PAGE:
Bodie offers an interesting slice of history since it operated from 1859 to 1912 when it began to decline but wasn’t abandoned until the 40’s. It also suffered some disastrous fires, so what you see is an interesting mix. I would assume this mill, for instance, was much newer than most of the houses that are still preserved.
Of course, if we had taken the Mill tour I would have known that for sure.
Here’s a long shot of the “main” road running through town taken from the place where I took the shot of the mill.
That road you see stretching into the distance is the road back to the main highway.
Our visit to Bodie was enhanced by the company of an East Indian physician who went to school in England and had moved around America until he ended up in Southern California. Surprisingly, he told us that seeing Bodie was a childhood dream, and he certainly seemed to know an awful lot about the history of Brodie, much more than we knew.
We spent the next three hours with him exploring Brodie.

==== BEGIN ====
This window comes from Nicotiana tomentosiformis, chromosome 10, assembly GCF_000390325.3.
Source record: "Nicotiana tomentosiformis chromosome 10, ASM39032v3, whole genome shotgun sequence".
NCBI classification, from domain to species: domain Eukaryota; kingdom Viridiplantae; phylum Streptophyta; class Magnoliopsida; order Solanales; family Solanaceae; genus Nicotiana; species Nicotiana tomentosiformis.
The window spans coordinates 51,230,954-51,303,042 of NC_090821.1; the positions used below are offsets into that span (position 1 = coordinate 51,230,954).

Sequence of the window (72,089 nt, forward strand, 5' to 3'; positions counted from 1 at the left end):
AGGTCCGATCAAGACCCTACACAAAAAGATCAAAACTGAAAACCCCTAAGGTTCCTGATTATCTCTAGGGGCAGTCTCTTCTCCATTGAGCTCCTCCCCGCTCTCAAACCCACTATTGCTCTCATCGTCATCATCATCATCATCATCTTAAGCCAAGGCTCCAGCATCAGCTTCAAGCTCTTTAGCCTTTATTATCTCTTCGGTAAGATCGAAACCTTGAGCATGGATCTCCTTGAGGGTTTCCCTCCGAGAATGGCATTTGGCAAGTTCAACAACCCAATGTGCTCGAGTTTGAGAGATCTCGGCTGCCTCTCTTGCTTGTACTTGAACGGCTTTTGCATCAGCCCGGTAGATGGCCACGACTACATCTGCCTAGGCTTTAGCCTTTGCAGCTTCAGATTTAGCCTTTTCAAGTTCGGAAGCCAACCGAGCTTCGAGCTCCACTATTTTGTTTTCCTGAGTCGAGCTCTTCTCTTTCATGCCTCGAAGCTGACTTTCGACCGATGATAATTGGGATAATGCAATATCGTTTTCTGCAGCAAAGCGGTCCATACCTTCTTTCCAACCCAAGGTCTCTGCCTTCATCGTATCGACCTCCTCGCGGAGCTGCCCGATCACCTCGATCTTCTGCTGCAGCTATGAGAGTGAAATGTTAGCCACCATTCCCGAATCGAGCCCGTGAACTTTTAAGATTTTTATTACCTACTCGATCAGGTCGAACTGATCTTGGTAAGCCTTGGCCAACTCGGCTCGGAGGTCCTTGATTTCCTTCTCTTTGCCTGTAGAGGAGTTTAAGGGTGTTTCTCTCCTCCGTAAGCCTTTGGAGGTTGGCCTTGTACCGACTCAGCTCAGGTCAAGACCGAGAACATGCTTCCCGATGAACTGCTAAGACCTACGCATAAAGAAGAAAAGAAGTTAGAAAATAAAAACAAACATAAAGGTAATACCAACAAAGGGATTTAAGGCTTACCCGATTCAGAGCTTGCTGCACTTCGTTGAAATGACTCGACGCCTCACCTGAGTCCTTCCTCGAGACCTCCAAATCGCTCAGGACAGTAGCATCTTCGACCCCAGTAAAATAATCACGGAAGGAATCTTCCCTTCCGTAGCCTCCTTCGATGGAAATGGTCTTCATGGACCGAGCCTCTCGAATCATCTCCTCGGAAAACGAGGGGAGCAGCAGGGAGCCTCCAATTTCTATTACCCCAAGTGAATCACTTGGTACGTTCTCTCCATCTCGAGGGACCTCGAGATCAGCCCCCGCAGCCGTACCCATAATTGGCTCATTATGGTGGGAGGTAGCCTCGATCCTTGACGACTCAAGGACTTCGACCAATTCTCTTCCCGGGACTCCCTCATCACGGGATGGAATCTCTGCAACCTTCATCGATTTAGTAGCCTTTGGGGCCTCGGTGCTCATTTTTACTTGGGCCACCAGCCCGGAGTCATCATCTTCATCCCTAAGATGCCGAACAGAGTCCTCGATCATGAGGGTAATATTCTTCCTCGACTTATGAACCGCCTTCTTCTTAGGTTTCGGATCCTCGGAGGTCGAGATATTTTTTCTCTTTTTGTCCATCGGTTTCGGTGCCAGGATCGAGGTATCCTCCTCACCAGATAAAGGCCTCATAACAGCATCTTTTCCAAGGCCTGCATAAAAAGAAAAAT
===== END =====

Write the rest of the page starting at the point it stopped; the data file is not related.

It was delightful seeing American history through the eyes of a recent immigrant to our country and listening to him talk about the importance of his own family’s history.
I enjoyed seeing the changes that took place in the relatively few years Bodie was in existence. Both of these “fire engines” were in the town’s firehouse.
The biggest contrast, though, was between this beautifully restored truck surrounded by some of the original buildings.
As I said in the original posting, it was a pleasant surprise. In fact, this trip made me question again if it wasn’t better not to have “expectations,” to just experience life as it happens and not building expectations by planning so much ahead of time.
Anyway, it would be hard to drive by again without stopping in and spending more time exploring the buildings we didn’t have time to explore in the three or four hours we spent there.